Some things went wrong, it was too crowded here, you couldn’t get on, in Berlin a train was cleared and some people lost their nerve, but overall the first weekend of the nine-euro ticket Summers are seen as a success. Which is why it is not surprising that the first pre-notifications popped up on Sunday, after which an extension of the super-cheap package deal was demanded.
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“We don’t need a short public transport summer, but a nationwide public transport state,” said the general manager of the Association of Towns and Municipalities, Gerd Landsberg, to the “Handelsblatt” and pleaded for “a nationwide valid, uniform and discounted ticket to follow in the future “. Something similar was reported by the Federal Association of Consumers (vzbv), which called for “constantly cheap ticket prices” in order to strengthen local transport and retain passengers.
In fact, the short-term project, which was conceived as a relief measure for rising energy prices, could ensure that something actually changes in transport policy with the loud bang it produces. Because the idea that cheaper public transport tickets lead to more people using buses and trains is really old hat. And the approach has never been original – especially in the land of penny pinchers and bargain hunters.
But – Gerd Landsberg suggested it – in the enthusiasm that the nine-euro ticket triggered nationwide, not only the price played a role, but also the uniformity. Perhaps people simply long for simple solutions. In times when every coffee shop order comes with at least three modification questions (to-go or drink here? Small, medium, large? Regular milk or oats?), one breathes a sigh of relief when the only question is: buy or not. If there are no special tariffs, no combination bargains, no 4-trips-at-the-full-moon special tickets, in short: no best and therefore necessarily worst variants.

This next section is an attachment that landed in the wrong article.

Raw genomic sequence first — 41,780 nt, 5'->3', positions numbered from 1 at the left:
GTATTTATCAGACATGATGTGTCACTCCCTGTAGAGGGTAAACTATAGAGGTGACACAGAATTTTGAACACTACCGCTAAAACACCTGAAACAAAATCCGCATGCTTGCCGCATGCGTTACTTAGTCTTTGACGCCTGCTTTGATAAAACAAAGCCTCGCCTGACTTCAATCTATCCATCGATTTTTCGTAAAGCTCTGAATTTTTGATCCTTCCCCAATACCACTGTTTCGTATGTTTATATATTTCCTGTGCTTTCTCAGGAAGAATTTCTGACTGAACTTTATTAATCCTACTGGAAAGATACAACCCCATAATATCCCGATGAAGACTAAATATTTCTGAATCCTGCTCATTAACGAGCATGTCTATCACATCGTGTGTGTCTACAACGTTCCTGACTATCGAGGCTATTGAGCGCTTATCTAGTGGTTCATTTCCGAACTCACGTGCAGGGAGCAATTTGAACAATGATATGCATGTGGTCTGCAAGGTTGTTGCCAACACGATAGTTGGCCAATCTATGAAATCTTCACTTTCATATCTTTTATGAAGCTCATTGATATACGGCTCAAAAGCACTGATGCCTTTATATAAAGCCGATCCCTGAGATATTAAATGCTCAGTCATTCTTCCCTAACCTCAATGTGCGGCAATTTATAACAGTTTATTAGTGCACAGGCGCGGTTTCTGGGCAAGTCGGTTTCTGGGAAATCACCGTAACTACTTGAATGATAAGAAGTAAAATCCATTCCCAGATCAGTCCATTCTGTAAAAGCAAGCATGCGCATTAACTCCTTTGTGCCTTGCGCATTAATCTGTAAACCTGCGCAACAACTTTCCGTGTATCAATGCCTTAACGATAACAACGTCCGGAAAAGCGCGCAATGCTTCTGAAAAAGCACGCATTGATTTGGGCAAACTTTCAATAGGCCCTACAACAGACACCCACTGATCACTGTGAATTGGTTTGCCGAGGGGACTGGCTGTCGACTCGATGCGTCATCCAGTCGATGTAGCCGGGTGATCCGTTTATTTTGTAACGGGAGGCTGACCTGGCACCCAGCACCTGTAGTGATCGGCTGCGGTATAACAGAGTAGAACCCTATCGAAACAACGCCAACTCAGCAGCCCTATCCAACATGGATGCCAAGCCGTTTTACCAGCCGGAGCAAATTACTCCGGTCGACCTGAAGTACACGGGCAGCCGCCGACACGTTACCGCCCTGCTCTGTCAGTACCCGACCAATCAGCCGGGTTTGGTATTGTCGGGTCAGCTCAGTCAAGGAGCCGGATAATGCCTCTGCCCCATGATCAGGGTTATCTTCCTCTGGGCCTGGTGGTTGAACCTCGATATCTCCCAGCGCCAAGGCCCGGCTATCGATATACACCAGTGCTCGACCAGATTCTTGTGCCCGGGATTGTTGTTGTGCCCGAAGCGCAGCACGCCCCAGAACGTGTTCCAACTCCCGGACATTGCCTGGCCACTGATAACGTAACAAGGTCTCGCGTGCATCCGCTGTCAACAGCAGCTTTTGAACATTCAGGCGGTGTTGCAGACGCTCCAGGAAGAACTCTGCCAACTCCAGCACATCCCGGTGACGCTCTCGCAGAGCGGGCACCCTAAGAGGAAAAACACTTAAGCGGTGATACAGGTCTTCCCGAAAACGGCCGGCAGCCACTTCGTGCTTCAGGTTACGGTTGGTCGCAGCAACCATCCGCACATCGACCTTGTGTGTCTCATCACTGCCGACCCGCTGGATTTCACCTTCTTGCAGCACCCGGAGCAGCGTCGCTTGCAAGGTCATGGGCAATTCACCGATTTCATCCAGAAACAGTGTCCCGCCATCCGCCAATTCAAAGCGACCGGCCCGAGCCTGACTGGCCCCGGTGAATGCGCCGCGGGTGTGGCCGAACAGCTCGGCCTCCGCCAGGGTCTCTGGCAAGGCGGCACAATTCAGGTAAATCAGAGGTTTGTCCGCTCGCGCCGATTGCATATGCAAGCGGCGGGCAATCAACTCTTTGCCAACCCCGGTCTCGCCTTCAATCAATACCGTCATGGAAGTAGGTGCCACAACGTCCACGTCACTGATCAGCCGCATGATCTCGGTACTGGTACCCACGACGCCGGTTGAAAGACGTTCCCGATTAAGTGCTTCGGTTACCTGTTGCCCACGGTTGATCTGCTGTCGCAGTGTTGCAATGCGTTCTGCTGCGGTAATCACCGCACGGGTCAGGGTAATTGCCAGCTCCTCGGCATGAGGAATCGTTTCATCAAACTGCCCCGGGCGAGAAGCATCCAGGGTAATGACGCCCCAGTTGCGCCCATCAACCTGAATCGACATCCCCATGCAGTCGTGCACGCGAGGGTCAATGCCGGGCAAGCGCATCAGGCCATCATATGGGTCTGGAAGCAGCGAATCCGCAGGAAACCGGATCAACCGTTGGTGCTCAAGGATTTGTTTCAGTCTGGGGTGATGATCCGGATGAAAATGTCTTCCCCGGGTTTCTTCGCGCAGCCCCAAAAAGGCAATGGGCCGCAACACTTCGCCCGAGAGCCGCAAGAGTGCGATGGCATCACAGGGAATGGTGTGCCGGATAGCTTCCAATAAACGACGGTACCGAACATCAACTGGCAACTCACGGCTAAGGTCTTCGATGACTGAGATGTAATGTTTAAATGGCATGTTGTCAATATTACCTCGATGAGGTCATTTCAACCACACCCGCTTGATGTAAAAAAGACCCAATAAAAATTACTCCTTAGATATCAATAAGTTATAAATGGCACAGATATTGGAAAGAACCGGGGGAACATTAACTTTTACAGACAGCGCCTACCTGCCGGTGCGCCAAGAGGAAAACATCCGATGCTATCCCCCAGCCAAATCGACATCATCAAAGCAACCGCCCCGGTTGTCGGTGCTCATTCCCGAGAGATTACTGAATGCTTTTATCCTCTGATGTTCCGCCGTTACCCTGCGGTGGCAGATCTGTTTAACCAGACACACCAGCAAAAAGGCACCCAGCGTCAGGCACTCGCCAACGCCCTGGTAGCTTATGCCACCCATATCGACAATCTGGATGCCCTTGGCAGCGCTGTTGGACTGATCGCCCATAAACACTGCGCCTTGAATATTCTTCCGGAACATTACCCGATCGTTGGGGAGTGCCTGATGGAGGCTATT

If the attractiveness of the nine-euro ticket includes the fact that there was no nine-euro plus variant with occasional access to first-class seats for ten euros, it would be important that when the three-month special was extended to note. You would have to leave it at the simple design and not start with special conditions in order to save a few euros more. It would be better to have the nine-euro ticket cost 20 euros from September – that’s less than seven single journeys on the subway in Berlin, so almost nothing for what’s on offer – and most people can do that well Afford.
However, there would still be a lot to be clarified on the question of financing. Especially because the public transport offer, as it is, cannot withstand a permanent rush. More users therefore mean investments in trains, buses, tracks and the entire local transport infrastructure. But since Friday, since the Bundeswehr special fund debt of 100 billion euros was fixed, everyone who is in favor of more state involvement, i.e. one financed from tax funds, has had a sledgehammer argument in their hands for a long time. Motto: If there are easily extra billions for tanks and fighter-bombers, why not for a fundamentally important transport transformation in the service of humanity’s task of saving the climate?
Vzbz interim boss Jutta Gurkmann already made concrete suggestions in the “Handelsblatt”. As an additional source of money, she suggested “beneficiary financing”, which would mean that employers, retailers or private individuals whose real estate increases in value, for example through good public transport connections, would participate separately in the financing. This can certainly be brushed aside immediately by pointing out that losses in real estate value are not compensated for by road construction measures.
But it would be better to first use the dynamics of the moment when the crust of lethargy from long-established debates has finally burst off, and first collect the suggestions that come up. Theoretically, you can still say no and leave everything as it is – even if that is the least obvious solution with a view to the climate issue.